You have to register your work with the federal government to protect your work
Not true! The moment you create your work and fix it in a "tangible medium of expression," your work is copyrighted. This means that the moment that you write down a poem, record a song, or shoot a film, whatever you just created is - BAM! - automatically copyrighted on the spot. How cool is that?
So why register your work with the federal government? Well, there are a few reasons:
- The ability to sue: You can't sue someone for infringing on your copyrighted work if you haven't registered your work with the federal government. You can register your copyright and then sue, but there are other perks if your work is copyrighted prior to the infringement.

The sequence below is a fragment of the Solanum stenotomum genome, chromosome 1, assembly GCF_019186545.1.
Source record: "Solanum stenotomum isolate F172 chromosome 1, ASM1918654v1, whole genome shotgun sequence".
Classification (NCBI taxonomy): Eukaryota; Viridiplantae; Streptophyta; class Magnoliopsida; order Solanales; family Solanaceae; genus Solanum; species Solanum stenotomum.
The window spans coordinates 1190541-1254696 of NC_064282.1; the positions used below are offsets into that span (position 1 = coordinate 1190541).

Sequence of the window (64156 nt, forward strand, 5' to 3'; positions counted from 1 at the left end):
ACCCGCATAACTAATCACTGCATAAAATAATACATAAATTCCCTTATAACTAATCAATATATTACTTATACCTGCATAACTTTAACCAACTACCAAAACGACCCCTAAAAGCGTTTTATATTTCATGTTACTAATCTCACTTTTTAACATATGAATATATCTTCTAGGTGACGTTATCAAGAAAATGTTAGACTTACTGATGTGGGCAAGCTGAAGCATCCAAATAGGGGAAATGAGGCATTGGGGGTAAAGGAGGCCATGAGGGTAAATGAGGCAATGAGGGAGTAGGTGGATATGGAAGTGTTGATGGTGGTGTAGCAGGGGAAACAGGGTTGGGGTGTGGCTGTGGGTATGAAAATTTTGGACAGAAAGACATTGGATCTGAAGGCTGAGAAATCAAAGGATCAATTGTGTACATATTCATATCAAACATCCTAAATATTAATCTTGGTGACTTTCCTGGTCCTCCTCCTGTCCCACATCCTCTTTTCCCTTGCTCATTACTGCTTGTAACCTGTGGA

- Statutory damages/attorney's fees: If you win and your work was copyrighted prior to the infringement, you will have the choice between asking for actual damages or statutory damages. Statutory damages can range anywhere between $200 to $150,000 per work infringed. Plaintiffs usually choose statutory damages because these awards are often more than what they can prove in actual damages suffered from the infringement. A successful plaintiff can also be reimbursed his or her attorney's fees.
- Proof: If you register your work within five years of its creation, that is prima facie evidence that it is your original work. This means that the court will believe that you created it unless the other side is able to persuade it otherwise.
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